Background: In October 2010 the UK Government gave the green light to eight new nuclear reactors. It would see the UK push forward with the most ambitious fleet of new nuclear power stations in Europe. On 11 March 2011, the Fukushima Daiichi Nuclear Power Plant disaster occurred and nuclear power plant investment in the UK was put on hold. It was not until September 2016 the Government approved the construction of Hinkley C Power Station, with work actually commencing in March 2017 and scheduled to finish in 2025.Originally estimated to cost £26bn latest cost estimates are £36bn with forecast completion dates ranging from 2027 to 2036.
The level of investment in these large power stations has led many to consider Small Modular Reactors (SMRs). Typically generating 300MW compared to the 1600 MW of the Hinkley C units they can be largely factory built, require lower investment and as the numbers produced are much larger manufacturing time and costs would benefit from the "learning curve” associated with building multiple units.
To meet its carbon commitment the UK Government is now considering around seven SMR designs and is predicted to reduce this to two or three by the end of 2023. The ambition was to have SMRs operational by 2030 but latest announcements suggest a final investment decision by 2030 with construction starting around 2035. In the meantime renewable energy is becoming more attractive and new SMR designs are starting to appear and different pose r generation scenarios are being considered.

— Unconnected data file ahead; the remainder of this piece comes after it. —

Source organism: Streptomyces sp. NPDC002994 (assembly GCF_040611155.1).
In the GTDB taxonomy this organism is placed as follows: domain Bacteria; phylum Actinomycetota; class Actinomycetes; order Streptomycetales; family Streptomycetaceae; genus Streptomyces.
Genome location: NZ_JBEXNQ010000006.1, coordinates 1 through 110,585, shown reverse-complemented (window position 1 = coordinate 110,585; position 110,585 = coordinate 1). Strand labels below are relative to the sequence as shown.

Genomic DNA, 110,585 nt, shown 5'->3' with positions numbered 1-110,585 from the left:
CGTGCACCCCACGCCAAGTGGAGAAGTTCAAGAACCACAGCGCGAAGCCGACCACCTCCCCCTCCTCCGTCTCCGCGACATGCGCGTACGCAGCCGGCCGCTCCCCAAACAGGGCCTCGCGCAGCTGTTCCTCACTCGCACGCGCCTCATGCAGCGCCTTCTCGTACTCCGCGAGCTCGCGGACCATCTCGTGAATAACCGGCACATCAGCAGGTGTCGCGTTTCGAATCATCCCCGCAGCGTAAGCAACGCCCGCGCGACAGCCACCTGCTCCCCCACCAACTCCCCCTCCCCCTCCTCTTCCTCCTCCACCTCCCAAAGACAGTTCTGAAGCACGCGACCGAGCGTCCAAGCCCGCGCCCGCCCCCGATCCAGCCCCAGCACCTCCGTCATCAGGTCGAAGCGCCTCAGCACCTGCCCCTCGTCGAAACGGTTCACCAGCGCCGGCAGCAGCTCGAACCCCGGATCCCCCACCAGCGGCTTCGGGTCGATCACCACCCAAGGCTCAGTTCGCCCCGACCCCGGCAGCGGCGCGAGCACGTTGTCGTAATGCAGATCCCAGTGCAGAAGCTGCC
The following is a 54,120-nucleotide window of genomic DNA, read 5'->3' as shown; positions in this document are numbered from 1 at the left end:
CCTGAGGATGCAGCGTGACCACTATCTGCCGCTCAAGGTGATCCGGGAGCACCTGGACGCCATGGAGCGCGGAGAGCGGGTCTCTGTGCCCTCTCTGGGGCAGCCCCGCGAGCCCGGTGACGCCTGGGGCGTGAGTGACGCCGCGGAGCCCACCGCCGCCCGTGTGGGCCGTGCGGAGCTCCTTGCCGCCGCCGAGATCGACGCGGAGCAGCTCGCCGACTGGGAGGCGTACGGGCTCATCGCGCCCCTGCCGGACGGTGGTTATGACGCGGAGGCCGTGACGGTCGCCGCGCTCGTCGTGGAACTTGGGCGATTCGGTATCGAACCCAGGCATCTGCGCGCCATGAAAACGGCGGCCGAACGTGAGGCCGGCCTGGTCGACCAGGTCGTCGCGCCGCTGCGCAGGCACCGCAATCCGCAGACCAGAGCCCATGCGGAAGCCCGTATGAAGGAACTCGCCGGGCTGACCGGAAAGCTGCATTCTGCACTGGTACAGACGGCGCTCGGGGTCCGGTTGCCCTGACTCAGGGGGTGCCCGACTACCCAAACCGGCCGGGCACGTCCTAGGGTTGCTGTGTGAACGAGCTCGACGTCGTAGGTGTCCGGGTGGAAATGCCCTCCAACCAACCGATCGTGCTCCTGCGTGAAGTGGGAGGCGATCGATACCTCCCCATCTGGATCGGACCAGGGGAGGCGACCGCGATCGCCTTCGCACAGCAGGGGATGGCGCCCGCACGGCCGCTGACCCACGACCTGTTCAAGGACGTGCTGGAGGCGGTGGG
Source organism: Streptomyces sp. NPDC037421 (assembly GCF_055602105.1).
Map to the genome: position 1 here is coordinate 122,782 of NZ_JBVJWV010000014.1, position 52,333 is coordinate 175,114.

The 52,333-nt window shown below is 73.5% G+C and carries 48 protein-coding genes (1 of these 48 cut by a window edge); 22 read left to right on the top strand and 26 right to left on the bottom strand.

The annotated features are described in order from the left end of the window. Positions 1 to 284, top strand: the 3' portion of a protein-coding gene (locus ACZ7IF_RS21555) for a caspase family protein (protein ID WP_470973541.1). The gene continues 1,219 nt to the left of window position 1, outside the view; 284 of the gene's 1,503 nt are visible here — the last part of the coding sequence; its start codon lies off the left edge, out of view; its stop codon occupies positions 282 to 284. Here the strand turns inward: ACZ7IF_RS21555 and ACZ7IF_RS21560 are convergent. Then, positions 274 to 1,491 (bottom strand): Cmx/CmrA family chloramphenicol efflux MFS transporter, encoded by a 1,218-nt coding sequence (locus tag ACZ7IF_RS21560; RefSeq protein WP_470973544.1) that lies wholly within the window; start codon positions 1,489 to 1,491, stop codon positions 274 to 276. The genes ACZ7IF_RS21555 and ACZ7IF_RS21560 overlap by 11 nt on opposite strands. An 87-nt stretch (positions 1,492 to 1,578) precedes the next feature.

As time slips by the dilemma facing the Government is: Should it invest in nuclear power? should it invest in SMRs? and if so... When should it make the investment? As time passes the decision becomes ever more complex.
Professor Keith Ridgway CBE FREng is the Senior Executive - Manufacturing at the University of Strathclyde. Born in Manchester, Keith studied for his first degree in Mechanical Engineering at the University of Manchester (UMIST) and started his career as a Special Apprentice at Mather and Platt Ltd, Manchester. He worked as a design engineer at Kennedy and Donkin Consulting Engineers, Manchester before studying for a PhD at the University of Manchester, supported by Shell International Marine. After completion he returned to industry before becoming an academic with a strong desire to bring Industry and Academia closer together. In 2000, he worked with Sheffield businessman Adrian Allen to establish the AMRC with Boeing at the University of Sheffield. This mechanism of collaborative working not only extended to other sectors but was the basis of how Catapults work with industry today. In 2019 he joined the University of Strathclyde as the Exec Chair of the Advanced Forging Research Centre and established the National Manufacturing Institute Scotland. In September 2020, he was appointed as the Chair of Industry Wales by Ministerial appointment. (Welsh Government).
Professor Ridgway is a Fellow of the Royal Academy of Engineering, a Fellow of the Institution of Mechanical Engineers, Royal Institute of Naval Architects and an Honorary Fellow of the Royal Aeronautical Society. In 2019 he was elected a Fellow of the City and Guilds of London Institute. He was awarded the OBE for services to UK manufacturing industry in June 2005 and a CBE for services to Manufacturing Research in January 2012.
Wednesday, 06 March 2024
11:00 - 11:45 GMT
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